Black ‘Doctors Row’ set to receive historic district designation in Philly

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An area in South Philadelphia will become the first to be recognized as a local historic district to honor its Black history.

In 1899, the University of Pennsylvania published noted scholar W.E.B. DuBois’ study of Black Philadelphians. His report, “The Philadelphia Negro,” showed the diversity and the challenges of the Black population in the city’s South Philadelphia neighborhood.

Today, a block in that area dubbed Black Doctors Row is heading toward designation as a historic district, according to The Philadelphia Inquirer, the first in the city with a basis in African American history.

Black Doctors Row in South Philadelphia is heading toward designation as a historic district, the first in the city to be recognized for its Black history. (Photo: Screenshot/NBC 10)
Black Doctors Row in South Philadelphia is heading toward designation as a historic district, the first in the city to be recognized for its Black history. (Photo: Screenshot/NBC 10)

The proposed district, encompassing 154 properties from South Broad Street to South 20th — mostly three-story rowhouses built in the late 1800s — includes a home at 1515 Christian Street in which famed Black architect Julian Abele once lived.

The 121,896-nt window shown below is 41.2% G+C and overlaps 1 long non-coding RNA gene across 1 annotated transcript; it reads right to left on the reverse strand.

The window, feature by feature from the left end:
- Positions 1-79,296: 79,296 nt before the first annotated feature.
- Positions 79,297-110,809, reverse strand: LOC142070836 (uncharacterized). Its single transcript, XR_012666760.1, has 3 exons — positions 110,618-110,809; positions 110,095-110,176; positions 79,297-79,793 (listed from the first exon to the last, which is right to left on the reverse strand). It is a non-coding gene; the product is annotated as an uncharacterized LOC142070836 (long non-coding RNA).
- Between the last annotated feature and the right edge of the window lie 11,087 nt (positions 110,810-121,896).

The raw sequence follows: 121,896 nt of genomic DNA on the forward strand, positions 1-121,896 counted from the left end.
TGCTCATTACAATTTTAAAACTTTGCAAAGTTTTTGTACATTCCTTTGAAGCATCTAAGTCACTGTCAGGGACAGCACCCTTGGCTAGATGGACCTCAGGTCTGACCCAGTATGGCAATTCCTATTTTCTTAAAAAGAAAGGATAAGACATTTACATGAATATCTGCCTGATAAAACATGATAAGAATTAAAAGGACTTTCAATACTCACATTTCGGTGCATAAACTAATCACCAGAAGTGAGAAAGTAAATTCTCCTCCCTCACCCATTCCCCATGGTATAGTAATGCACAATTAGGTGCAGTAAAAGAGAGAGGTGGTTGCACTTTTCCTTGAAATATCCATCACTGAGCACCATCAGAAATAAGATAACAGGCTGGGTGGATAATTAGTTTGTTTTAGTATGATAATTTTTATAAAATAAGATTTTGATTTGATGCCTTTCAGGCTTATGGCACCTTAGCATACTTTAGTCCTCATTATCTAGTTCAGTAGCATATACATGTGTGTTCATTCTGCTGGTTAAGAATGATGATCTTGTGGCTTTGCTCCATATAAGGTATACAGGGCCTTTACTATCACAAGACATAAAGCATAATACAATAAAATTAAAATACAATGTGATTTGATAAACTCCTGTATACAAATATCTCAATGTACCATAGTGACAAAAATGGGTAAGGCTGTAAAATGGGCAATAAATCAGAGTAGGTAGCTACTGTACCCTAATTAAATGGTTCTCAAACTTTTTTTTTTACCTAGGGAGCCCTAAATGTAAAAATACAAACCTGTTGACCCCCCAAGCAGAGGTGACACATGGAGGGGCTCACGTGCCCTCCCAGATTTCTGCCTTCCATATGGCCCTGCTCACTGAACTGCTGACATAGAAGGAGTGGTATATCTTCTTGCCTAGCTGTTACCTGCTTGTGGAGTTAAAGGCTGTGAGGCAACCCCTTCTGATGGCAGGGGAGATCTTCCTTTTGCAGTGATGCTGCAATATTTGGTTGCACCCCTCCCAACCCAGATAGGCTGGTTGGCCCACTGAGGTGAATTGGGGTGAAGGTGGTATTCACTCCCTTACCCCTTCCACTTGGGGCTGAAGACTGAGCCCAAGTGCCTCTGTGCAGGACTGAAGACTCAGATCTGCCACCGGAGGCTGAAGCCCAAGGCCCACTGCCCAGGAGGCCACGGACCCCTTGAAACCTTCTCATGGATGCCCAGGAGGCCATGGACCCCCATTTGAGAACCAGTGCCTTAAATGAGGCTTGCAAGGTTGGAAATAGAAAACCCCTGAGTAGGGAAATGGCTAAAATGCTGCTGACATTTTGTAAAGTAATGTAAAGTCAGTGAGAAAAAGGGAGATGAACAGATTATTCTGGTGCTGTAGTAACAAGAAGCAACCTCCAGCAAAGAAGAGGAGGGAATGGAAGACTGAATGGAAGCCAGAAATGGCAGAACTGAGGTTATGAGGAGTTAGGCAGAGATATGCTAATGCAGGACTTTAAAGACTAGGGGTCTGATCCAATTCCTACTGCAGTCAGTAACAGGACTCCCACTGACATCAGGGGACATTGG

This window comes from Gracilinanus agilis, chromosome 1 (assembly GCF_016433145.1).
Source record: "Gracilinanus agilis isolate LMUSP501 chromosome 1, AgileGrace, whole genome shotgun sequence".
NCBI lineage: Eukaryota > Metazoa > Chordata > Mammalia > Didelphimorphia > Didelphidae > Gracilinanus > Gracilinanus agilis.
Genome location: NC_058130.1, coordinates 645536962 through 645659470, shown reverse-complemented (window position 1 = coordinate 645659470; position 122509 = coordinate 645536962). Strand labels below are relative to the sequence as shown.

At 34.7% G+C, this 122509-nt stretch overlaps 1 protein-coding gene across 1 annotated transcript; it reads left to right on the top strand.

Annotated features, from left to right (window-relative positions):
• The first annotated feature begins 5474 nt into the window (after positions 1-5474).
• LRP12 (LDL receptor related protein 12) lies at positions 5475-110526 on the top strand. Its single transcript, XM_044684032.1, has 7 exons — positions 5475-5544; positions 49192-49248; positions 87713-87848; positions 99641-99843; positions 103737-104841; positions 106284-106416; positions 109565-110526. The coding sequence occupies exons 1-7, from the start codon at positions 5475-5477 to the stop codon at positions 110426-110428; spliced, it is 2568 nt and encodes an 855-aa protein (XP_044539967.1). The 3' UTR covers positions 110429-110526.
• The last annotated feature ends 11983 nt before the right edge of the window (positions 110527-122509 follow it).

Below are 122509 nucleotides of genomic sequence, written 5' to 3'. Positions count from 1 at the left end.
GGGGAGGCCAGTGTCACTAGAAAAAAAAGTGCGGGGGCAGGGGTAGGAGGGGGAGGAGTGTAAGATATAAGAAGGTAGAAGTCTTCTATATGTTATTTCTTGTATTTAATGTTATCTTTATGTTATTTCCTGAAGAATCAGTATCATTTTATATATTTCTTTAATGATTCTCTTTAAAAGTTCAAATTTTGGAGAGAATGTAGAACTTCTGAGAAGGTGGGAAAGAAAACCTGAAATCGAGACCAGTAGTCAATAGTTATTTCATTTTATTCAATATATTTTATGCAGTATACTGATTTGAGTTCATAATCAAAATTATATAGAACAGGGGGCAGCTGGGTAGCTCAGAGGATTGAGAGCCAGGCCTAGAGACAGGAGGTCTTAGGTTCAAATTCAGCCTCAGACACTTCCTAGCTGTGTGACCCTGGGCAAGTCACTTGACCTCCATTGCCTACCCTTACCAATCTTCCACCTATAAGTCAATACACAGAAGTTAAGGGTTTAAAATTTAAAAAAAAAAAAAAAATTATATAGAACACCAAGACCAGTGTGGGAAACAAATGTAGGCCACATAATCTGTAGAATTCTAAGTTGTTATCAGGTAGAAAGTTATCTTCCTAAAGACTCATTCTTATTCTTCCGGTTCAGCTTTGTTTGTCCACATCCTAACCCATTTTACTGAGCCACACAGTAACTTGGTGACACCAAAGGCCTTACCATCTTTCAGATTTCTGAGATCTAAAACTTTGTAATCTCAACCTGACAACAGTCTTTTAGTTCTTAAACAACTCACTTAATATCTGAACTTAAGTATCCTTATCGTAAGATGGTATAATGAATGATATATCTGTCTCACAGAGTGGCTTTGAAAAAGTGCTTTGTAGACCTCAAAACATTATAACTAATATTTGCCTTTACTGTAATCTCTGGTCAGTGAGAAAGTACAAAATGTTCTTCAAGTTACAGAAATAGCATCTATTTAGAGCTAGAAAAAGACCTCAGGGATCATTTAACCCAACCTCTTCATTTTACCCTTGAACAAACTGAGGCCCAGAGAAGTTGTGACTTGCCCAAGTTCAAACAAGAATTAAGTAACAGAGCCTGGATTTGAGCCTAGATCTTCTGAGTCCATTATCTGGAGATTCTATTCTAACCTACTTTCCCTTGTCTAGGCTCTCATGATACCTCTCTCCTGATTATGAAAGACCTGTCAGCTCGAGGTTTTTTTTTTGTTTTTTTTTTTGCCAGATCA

Abele designed more than 400 buildings, including Harvard’s Widener Library, the Free Library of Philadephia and the Philadelphia Museum of Art. 

On Wednesday, The Inquirer reports, Philadelphia’s Historical Commission Committee on Historic Designation recommended that the area be designated as the Christian Street Historic District.

It’s located in a neighborhood in South Philadelphia currently known as Graduate Hospital, which refers to a now-shuttered hospital once a staple there. Due to the number of Black doctors and other professionals living in the area, a swath of it was known as Black Doctors Row, similar to Striver’s Row in Harlem, New York.

Gentrification and construction in the increasingly upscale area threatened to obliterate the neighborhood’s history until residents, the Philadelphia City Council, the Preservation Alliance for Greater Philadelphia and the South of South Neighbors Association stepped in. Their combined efforts halted demolition in the area for a year until the nomination for historic district status could be made. City Councilman Kenyatta Johnson, who represents the district, spearheaded the effort in City Hall.

“We think it is a compelling model for how local historic districts can be considered more holistically moving forward,” Patrick Grossi, advocacy director of the Preservation Alliance for Greater Philadelphia, told the committee.

The moratorium on demolition ends on Friday, July 1, and the committee is expected to take the measure to a vote one week later, on Friday, July 8. Per The Inquirer report, though some residents wanted the designation to include the words “Black” or “African American,” the proposal will go through as the Christian Street Historic District.

Nonetheless, longtime residents say that its official recognition will allow for the history of the area to be known — and be particularly proud of.

“Christian Street was a bustling African American neighborhood,” said Linda Evans, who, with other neighbors, advocated for the designation, according to The Inquirer. “Blacks met the systemic racism in this city and the country at large by establishing their own community here.”

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